Creating Great EmployeesA few years ago, The New York Yankees spent millions of dollars to acquire a number of highly paid, high profile players from other teams. The plan was to “buy” a World Series title. The hypothesis shared by the Yankee brain trust was this:

If we can acquire the best players available for each position, we’ll dominate the competition.

The Yankees didn’t even make the playoffs. Worse, the organization was now saddled with a massive payroll. Not a wonderful time for the organization…or the fans.

The Hypothesis Was Flawed

Simply assembling a group of high caliber individuals, those we commonly refer to as “A” players, doesn’t guarantee organizational excellence.

The organizational ecosystem plays a significant role in defining an individual’s level of contribution to the enterprise. “A” players are situational.

Nick Foles just won the Super Bowl with the Philadelphia Eagles and was named MVP. Not too many weeks ago he was the backup quarterback. The prevailing opinion among the NFL prognosticators is that Foles was successful with the Eagles because of their system and offensive schemes. In other words, he might not perform at an exceptional level with another team. Nick Foles is the perfect example of situational excellence.

Situational excellence, when it comes to the talent in our organizations, is a critical reality we must confront if we desire to create a high-performance culture. As leaders, we must guard against the desire to fill the room with “A” players who have accomplished great things in other places. Greatness is not always transferrable. We all have witnessed examples of recruiting a superb talent from another organization that resulted in an expensive mistake. Conversely, how often have we been pleasantly surprised by the exceptional contribution from someone in our midst of whom we harbored no expectations?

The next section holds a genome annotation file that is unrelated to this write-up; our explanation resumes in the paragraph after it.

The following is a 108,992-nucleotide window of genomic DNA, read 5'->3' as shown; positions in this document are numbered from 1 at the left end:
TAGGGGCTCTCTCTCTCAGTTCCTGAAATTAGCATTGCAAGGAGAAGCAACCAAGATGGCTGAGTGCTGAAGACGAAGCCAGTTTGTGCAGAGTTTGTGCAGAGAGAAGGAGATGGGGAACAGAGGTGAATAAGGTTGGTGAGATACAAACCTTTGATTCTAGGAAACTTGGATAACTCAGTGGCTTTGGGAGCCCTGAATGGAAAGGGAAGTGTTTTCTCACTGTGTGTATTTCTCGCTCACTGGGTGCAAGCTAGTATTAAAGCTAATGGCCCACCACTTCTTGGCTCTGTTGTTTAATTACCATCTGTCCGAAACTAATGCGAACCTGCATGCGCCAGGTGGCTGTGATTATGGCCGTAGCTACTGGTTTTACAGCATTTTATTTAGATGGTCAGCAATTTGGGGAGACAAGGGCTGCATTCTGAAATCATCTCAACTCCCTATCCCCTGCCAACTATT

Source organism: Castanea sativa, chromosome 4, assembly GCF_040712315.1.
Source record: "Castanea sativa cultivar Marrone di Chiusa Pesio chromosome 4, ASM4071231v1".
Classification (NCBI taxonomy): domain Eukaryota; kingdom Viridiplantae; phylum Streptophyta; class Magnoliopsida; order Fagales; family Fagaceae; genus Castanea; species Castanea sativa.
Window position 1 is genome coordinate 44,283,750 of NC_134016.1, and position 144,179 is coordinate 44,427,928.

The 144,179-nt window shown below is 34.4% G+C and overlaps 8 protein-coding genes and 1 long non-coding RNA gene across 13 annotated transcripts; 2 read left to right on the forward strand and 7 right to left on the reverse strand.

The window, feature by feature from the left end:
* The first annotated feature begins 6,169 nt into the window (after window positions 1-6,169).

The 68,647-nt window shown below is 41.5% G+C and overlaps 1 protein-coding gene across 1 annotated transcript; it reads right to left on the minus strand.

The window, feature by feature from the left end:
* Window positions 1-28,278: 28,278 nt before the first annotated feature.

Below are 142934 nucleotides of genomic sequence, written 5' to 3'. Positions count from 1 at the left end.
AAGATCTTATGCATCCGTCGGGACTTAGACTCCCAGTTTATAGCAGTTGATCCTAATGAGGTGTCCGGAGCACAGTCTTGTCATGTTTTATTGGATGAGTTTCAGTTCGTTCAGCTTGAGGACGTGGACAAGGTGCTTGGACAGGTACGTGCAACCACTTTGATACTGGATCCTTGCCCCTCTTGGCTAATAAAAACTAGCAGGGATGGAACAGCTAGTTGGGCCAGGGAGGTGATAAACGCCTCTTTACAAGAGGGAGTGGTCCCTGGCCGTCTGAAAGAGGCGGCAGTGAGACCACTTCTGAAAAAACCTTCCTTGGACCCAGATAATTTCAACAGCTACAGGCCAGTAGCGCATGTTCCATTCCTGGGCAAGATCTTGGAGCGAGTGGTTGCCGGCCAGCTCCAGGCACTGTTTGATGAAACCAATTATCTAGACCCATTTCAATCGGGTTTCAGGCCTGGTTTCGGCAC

In fact, the way a person operates and becomes successful in one culture can actually be counter-productive in another culture. For example, a leader may have been very successful in a culture that valued quick decision making and risk taking. Put that same leader in an environment driven by consensus and a desire to explore issues from every angle before moving forward. That leader’s assets will be sub-optimized, potentially relegating him or her to the realm of average performer. The organization now must contend with a frustrated leader who is arguably overpaid in relation to the contribution. This dynamic has an undesirable ripple effect across the enterprise, impacting morale and others’ commitment to the mission.

Grow Your Own “A” Players…Create the Conditions

My advice to business leaders is to start with the environment. Take the time to closely examine the context when assessing the talent in the organization. No one functions in a vacuum. Organizations are fluid, dynamic places and leaders have an obligation to create the best possible conditions, allowing individuals to reach their potential.

Leaders who learn to recognize and strengthen the internal elements that influence an individual’s performance are building the foundation of an exceptional company.